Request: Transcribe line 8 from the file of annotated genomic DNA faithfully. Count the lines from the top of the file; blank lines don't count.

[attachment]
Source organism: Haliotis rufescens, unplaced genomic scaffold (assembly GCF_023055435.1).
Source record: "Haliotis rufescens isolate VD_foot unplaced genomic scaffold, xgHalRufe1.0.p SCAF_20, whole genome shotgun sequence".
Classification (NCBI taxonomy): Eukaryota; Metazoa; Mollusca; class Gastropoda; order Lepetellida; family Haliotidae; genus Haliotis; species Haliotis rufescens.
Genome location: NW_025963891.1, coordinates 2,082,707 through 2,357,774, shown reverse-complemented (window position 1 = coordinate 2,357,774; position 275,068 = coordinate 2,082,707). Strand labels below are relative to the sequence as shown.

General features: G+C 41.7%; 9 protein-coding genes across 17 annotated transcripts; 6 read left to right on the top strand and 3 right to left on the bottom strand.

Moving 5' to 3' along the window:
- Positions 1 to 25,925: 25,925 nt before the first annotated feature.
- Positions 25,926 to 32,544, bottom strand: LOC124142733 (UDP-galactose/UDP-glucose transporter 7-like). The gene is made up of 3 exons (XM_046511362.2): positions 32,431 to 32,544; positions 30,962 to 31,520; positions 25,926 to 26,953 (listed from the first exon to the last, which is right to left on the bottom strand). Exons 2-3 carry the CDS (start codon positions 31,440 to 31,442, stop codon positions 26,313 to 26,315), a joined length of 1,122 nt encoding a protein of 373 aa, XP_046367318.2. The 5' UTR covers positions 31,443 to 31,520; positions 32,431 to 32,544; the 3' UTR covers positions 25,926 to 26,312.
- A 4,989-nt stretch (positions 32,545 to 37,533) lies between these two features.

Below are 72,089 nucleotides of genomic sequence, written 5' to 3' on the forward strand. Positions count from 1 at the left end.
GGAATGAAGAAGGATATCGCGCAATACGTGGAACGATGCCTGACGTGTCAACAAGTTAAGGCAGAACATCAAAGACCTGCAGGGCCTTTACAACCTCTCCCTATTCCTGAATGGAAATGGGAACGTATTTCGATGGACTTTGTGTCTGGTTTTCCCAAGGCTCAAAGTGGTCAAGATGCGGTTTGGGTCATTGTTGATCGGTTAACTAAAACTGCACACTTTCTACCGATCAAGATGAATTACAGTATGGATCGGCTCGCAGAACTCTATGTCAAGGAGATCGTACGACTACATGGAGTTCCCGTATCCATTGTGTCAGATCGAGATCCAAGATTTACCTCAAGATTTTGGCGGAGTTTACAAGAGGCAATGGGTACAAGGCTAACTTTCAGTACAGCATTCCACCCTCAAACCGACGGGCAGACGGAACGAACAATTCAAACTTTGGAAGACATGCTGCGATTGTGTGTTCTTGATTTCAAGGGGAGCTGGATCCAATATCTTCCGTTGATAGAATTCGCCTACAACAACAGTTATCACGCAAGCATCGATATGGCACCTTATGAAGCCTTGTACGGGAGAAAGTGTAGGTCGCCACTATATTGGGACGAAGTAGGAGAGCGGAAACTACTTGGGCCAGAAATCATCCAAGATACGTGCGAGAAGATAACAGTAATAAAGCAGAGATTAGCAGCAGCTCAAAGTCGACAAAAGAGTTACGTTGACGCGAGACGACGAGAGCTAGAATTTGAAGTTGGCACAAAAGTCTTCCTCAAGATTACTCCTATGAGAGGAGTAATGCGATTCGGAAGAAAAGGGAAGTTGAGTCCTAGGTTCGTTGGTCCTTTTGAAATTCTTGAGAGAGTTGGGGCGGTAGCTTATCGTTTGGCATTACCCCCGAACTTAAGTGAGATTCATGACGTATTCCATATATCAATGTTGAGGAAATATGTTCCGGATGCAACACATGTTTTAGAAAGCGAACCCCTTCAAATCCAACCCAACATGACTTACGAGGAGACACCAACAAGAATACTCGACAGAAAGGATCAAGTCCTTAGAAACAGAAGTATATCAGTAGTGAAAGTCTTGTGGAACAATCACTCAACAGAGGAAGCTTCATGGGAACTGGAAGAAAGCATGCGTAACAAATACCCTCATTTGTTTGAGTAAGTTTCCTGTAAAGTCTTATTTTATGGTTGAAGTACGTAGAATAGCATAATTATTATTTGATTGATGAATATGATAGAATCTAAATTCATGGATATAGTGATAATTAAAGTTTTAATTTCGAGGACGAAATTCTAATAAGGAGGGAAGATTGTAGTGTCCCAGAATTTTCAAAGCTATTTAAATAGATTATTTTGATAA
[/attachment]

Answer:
- Positions 25,926 to 32,544, bottom strand: LOC124142733 (UDP-galactose/UDP-glucose transporter 7-like). The gene is made up of 3 exons (XM_046511362.2): positions 32,431 to 32,544; positions 30,962 to 31,520; positions 25,926 to 26,953 (listed from the first exon to the last, which is right to left on the bottom strand). Exons 2-3 carry the CDS (start codon positions 31,440 to 31,442, stop codon positions 26,313 to 26,315), a joined length of 1,122 nt encoding a protein of 373 aa, XP_046367318.2. The 5' UTR covers positions 31,443 to 31,520; positions 32,431 to 32,544; the 3' UTR covers positions 25,926 to 26,312.